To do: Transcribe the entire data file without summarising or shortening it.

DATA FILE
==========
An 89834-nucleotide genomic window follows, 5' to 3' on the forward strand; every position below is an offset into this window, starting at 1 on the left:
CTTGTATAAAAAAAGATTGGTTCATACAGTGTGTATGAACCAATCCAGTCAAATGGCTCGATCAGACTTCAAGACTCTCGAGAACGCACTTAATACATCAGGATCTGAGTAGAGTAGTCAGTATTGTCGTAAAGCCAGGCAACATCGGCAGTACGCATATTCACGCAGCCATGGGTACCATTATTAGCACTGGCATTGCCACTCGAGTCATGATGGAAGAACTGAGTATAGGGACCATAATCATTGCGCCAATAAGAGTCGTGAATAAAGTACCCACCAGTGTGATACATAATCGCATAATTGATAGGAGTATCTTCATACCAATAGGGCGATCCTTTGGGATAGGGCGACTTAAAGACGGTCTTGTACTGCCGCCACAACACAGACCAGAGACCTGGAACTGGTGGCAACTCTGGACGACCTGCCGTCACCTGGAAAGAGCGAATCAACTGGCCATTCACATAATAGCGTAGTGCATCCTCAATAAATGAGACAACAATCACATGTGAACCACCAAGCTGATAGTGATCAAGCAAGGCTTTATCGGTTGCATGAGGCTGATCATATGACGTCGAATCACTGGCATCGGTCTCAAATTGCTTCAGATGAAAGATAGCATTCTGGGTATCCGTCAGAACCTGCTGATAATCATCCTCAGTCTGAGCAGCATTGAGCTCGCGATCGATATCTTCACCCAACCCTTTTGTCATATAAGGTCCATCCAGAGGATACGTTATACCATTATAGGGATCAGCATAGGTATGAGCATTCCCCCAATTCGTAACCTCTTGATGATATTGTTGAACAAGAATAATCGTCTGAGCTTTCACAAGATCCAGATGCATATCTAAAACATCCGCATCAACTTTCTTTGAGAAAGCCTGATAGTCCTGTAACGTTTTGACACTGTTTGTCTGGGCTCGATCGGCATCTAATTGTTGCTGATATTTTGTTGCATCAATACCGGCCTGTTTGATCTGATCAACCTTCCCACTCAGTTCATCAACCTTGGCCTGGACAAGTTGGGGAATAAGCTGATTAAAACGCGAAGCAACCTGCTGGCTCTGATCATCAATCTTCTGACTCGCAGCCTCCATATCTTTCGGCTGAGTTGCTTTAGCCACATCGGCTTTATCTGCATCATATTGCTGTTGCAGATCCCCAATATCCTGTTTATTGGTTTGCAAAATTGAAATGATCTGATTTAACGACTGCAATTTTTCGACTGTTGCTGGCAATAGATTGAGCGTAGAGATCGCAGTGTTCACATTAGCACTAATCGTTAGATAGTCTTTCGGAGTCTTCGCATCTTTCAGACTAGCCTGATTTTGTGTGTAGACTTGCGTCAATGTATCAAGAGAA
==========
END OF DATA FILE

An 89834-nucleotide genomic window follows, 5' to 3' on the forward strand; every position below is an offset into this window, starting at 1 on the left:
CTTGTATAAAAAAAGATTGGTTCATACAGTGTGTATGAACCAATCCAGTCAAATGGCTCGATCAGACTTCAAGACTCTCGAGAACGCACTTAATACATCAGGATCTGAGTAGAGTAGTCAGTATTGTCGTAAAGCCAGGCAACATCGGCAGTACGCATATTCACGCAGCCATGGGTACCATTATTAGCACTGGCATTGCCACTCGAGTCATGATGGAAGAACTGAGTATAGGGACCATAATCATTGCGCCAATAAGAGTCGTGAATAAAGTACCCACCAGTGTGATACATAATCGCATAATTGATAGGAGTATCTTCATACCAATAGGGCGATCCTTTGGGATAGGGCGACTTAAAGACGGTCTTGTACTGCCGCCACAACACAGACCAGAGACCTGGAACTGGTGGCAACTCTGGACGACCTGCCGTCACCTGGAAAGAGCGAATCAACTGGCCATTCACATAATAGCGTAGTGCATCCTCAATAAATGAGACAACAATCACATGTGAACCACCAAGCTGATAGTGATCAAGCAAGGCTTTATCGGTTGCATGAGGCTGATCATATGACGTCGAATCACTGGCATCGGTCTCAAATTGCTTCAGATGAAAGATAGCATTCTGGGTATCCGTCAGAACCTGCTGATAATCATCCTCAGTCTGAGCAGCATTGAGCTCGCGATCGATATCTTCACCCAACCCTTTTGTCATATAAGGTCCATCCAGAGGATACGTTATACCATTATAGGGATCAGCATAGGTATGAGCATTCCCCCAATTCGTAACCTCTTGATGATATTGTTGAACAAGAATAATCGTCTGAGCTTTCACAAGATCCAGATGCATATCTAAAACATCCGCATCAACTTTCTTTGAGAAAGCCTGATAGTCCTGTAACGTTTTGACACTGTTTGTCTGGGCTCGATCGGCATCTAATTGTTGCTGATATTTTGTTGCATCAATACCGGCCTGTTTGATCTGATCAACCTTCCCACTCAGTTCATCAACCTTGGCCTGGACAAGTTGGGGAATAAGCTGATTAAAACGCGAAGCAACCTGCTGGCTCTGATCATCAATCTTCTGACTCGCAGCCTCCATATCTTTCGGCTGAGTTGCTTTAGCCACATCGGCTTTATCTGCATCATATTGCTGTTGCAGATCCCCAATATCCTGTTTATTGGTTTGCAAAATTGAAATGATCTGATTTAACGACTGCAATTTTTCGACTGTTGCTGGCAATAGATTGAGCGTAGAGATCGCAGTGTTCACATTAGCACTAATCGTTAGATAGTCTTTCGGAGTCTTCGCATCTTTCAGACTAGCCTGATTTTGTGTGTAGACTTGCGTCAATGTATCAAGAGAA